Sunday, November 25, 2012

Re-examining Missouri's urban/rural electoral split

Right after the 2004 election, I posted about the widening electoral gap between metropolitan voters and those in rural or exurban counties, in the context of the evangelical vote. Two presidential elections later, this urban/rural split has not only persisted, it has intensified.

I observed in that original post that, while Missouri’s rural areas have been more Republican in presidential elections than metropolitan areas for years, recent elections have markedly increased the spread. In the 11 presidential elections from 1952-1992, this spread averaged about seven percentage points. The difference was never greater than the 14-point spread in the 1960 religious war centered on the first Catholic president, John F. Kennedy, and the spread virtually disappeared in the 1976 election involving born-again Christian Jimmy Carter, but seven points was a pretty typical spread.

Then, a realignment of voters began during the 1990s, in which rural evangelicals disgusted by the Clinton sex scandals switched from voting Democrat to Republican, followed by a counter-shift of
“old money” aristocrats and suburban “soccer moms” who were uncomfortable with the social conservatism of the new party members. The urban/rural spread crept up to 12 points in Clinton’s 1996 re-election, and exploded at the start of the 21st Century. In both 2000 and 2004, the metropolitan vote went more Democratic than before, and the exurban and rural vote went more Republican. In 2008, both areas trended Democratic, but metropolitan areas did it more. In 2012 both areas trended Republican, but rural areas did it more. The common thread was the increase in the spread, from 12 points in 1996 to 16 points in 2000, 21 in 2004, 23 in 2008 and up to 25 points in 2012.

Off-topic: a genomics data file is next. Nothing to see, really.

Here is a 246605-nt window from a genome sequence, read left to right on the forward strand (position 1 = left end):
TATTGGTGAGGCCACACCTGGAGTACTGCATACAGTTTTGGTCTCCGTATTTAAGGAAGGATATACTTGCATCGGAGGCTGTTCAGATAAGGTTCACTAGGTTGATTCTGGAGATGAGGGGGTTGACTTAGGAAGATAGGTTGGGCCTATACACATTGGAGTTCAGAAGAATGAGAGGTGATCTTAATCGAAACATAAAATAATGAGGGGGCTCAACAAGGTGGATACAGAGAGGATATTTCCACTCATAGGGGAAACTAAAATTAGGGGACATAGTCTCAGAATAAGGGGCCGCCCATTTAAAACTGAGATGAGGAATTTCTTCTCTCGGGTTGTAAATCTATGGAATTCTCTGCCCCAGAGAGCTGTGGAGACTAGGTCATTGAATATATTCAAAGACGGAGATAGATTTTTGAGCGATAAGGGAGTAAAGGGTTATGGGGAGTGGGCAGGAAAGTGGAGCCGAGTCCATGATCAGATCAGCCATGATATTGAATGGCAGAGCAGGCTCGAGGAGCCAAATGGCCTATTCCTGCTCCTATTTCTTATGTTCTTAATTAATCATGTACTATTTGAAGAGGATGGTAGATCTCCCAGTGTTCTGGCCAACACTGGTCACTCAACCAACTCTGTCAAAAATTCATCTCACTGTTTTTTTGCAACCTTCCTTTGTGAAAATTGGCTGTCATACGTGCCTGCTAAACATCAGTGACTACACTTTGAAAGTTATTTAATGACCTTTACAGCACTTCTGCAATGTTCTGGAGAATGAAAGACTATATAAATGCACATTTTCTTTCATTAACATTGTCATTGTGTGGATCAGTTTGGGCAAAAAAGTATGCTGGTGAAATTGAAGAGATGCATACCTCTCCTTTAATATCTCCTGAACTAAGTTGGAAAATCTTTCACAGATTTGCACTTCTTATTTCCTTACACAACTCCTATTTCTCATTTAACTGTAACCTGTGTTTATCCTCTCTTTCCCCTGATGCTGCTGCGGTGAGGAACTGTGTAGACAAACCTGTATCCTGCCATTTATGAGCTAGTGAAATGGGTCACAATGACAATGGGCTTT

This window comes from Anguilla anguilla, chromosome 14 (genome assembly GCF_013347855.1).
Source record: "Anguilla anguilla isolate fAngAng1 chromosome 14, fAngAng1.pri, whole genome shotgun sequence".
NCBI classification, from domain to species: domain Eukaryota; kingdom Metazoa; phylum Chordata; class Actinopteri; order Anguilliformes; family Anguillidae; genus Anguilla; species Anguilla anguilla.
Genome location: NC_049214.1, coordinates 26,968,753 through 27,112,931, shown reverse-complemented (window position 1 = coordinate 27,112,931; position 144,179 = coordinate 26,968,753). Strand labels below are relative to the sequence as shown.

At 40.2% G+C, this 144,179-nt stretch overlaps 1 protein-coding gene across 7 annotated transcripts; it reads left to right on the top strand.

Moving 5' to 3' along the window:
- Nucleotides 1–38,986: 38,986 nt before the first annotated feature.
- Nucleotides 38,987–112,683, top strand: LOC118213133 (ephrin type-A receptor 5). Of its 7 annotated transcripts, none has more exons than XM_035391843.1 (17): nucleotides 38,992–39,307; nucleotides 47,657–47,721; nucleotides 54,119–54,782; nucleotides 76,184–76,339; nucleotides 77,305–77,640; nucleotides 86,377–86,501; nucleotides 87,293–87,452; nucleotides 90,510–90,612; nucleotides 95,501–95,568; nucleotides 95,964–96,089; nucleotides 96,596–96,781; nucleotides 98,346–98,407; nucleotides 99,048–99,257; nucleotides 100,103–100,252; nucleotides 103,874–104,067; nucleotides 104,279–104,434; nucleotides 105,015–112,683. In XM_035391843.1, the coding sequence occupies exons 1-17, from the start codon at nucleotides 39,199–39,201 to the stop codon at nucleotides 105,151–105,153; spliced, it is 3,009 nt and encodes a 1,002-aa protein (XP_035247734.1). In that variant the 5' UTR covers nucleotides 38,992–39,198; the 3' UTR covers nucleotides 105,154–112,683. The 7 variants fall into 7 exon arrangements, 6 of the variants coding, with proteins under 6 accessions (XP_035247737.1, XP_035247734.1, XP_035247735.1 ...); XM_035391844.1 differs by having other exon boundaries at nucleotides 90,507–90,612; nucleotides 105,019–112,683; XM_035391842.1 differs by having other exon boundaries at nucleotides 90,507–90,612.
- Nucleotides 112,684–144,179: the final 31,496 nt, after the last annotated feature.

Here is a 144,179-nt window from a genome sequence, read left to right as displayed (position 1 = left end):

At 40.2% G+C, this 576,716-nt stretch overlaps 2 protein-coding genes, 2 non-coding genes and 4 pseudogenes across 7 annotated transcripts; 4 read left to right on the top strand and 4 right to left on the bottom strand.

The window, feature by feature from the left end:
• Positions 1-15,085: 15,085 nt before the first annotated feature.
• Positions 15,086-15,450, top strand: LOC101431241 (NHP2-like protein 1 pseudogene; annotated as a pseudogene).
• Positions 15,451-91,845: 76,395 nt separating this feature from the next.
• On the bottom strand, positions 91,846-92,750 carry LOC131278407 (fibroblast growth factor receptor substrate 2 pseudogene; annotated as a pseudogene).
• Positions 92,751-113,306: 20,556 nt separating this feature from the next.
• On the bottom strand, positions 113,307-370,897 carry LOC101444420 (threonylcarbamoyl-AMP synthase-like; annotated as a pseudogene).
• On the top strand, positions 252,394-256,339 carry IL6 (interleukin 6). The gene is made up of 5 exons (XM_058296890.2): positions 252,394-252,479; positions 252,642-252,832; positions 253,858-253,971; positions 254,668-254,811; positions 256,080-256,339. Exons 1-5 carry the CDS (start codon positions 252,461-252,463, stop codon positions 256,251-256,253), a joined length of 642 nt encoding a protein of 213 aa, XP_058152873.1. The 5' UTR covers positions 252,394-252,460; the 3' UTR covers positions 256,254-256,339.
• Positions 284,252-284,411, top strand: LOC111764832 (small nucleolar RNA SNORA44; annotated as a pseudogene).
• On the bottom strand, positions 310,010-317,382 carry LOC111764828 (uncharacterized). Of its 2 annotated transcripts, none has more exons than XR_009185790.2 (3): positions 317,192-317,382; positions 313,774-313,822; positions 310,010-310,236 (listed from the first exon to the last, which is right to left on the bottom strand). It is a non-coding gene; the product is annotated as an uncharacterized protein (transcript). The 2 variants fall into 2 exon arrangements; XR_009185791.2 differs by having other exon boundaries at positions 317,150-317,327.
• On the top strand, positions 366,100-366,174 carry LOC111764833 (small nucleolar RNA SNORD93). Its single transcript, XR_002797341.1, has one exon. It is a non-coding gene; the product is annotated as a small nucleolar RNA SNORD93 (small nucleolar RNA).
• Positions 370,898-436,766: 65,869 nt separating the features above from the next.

County-by-county election returns demonstrate this realignment. Prior to the Clinton years, many Missouri rural counties (especially in eastern Missouri) had been Democratic since the Civil War. Democrats won both houses of the Missouri legislature every time from 1956 through 2000. As recently as 1988, when George H.W. Bush defeated Michael Dukakis in Missouri, 52-48, Dukakis won 33 rural counties. By 2004, when George W. Bush defeated John Kerry in Missouri, 53-46 (fairly similar to the elder Bush's 1988 margin), Kerry lost every rural county except one. A Democratic wave in 2008 helped Obama win six rural/exurban counties, but in 2012 he too could carry only one. And the lone Democrat holdout in 2012 was Boone, whose electorate is disproportionately influenced by a large liberal academic community.

Meanwhile, St. Louis County flipped the other way. After voting reliably Republican for many years, including the Bush-Dukakis contest in 1988, the county went for Clinton in 1992 and for every Democratic presidential nominee since then. The suburban part of the realignment mentioned above has been evident in “old money” areas of St. Louis County, like Clayton, Ladue and Webster Groves, but the Democrat takeover of the county was magnified by a major, non-realignment factor, the migration into the county of African American Democrats.

In Missouri, the rural/suburban trade-off has benefited Republicans. The state's congressional delegation was 6-3 Democratic when Clinton won in 1992. Today Republicans hold a 6-2 advantage. Similarly, Democrats maintained control of both houses of the Missouri legislature until 2002, and Republicans have controlled both houses ever since.

Friday, October 26, 2012

POTUS 2012: Another split decision

The tight 2012 presidential race is shaping up as the second split decision in the last three contests, but just the third time ever in which the winner of the popular vote is defeated in the Electoral College. But this year, neither of those divergent results will be all that close.

Recent national polls have trended towards Republican challenger Mitt Romney. I see that trend continuing through election day, with Romney winning the popular vote by as much as 7 million votes and five percentage points, 52% to 47%. Romney will also lead in electoral votes when the local news airs (11:00 eastern, 10:00 central), with leads in most of the uncalled swing states, but awaiting results from traditionally late reporting urban areas. But as the sun comes up the following morning, the urban vote in most of those states will push President Barack Obama over the top, giving him a comfortable majority of electoral votes, possibly as much as 313 to 222.